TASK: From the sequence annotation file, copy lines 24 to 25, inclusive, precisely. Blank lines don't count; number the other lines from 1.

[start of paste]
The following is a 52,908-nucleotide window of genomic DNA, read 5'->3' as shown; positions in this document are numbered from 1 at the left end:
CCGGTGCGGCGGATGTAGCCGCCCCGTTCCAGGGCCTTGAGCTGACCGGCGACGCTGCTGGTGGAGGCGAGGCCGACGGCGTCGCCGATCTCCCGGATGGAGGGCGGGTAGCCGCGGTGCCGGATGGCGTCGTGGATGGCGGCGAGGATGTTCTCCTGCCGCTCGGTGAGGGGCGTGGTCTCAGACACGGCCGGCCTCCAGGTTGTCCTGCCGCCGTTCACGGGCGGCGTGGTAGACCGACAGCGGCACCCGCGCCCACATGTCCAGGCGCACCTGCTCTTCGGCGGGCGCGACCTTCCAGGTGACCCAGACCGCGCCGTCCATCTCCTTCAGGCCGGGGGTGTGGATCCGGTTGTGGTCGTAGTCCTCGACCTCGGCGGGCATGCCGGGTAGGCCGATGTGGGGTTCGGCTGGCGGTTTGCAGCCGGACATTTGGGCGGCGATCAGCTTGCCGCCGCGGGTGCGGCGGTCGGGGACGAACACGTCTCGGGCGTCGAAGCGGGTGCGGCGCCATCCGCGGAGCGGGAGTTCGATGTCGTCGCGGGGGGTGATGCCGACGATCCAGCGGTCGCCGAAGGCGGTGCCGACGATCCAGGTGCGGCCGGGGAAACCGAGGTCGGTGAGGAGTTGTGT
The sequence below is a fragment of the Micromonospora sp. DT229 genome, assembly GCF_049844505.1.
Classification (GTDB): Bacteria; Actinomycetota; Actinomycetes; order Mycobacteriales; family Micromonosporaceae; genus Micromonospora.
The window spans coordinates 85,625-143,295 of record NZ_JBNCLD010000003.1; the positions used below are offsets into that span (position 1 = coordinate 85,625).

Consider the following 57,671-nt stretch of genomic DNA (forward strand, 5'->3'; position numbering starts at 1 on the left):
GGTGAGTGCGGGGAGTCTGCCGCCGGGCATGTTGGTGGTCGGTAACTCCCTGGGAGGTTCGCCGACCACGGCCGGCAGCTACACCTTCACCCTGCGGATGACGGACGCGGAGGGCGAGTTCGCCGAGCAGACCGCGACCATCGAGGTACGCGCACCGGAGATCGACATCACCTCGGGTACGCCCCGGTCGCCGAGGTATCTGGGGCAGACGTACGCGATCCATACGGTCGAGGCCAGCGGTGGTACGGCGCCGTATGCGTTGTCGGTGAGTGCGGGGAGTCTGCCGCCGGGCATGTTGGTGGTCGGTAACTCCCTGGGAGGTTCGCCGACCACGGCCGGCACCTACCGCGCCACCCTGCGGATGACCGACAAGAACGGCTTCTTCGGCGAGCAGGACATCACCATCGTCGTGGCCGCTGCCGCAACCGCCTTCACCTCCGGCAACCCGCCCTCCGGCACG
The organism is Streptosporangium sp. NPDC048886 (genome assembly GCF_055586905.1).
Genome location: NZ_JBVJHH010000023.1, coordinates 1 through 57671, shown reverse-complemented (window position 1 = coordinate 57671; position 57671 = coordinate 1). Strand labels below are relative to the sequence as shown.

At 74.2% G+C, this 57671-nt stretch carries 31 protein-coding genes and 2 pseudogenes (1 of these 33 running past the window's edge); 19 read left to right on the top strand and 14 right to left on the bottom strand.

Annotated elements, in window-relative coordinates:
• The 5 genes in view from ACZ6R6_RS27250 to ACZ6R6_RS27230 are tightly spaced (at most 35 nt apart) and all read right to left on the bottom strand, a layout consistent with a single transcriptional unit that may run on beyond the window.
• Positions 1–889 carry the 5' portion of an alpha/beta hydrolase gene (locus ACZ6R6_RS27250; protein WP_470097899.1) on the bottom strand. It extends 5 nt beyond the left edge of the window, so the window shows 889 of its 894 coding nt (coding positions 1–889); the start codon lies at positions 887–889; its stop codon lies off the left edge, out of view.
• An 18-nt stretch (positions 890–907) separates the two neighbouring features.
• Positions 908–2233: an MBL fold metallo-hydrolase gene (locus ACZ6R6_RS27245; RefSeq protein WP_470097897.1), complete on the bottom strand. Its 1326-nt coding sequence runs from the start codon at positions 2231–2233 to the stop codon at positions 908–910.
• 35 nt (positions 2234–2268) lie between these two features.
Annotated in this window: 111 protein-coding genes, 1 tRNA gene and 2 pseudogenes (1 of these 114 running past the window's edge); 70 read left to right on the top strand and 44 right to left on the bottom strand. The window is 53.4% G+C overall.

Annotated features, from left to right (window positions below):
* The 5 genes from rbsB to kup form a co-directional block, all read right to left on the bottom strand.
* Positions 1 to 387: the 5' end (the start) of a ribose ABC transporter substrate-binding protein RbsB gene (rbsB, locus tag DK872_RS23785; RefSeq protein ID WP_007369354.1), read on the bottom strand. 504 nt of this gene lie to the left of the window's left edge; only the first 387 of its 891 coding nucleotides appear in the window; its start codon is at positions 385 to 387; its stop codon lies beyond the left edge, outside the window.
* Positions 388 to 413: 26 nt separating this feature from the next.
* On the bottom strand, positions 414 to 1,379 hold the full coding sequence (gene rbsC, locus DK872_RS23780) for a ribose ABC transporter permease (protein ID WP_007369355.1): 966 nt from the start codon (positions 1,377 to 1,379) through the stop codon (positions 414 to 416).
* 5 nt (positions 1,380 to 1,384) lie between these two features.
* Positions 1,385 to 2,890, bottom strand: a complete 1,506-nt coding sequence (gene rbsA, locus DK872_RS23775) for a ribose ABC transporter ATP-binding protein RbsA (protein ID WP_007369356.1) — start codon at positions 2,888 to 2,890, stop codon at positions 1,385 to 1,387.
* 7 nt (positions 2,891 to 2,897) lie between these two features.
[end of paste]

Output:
* Positions 1,385 to 2,890, bottom strand: a complete 1,506-nt coding sequence (gene rbsA, locus DK872_RS23775) for a ribose ABC transporter ATP-binding protein RbsA (protein ID WP_007369356.1) — start codon at positions 2,888 to 2,890, stop codon at positions 1,385 to 1,387.
* 7 nt (positions 2,891 to 2,897) lie between these two features.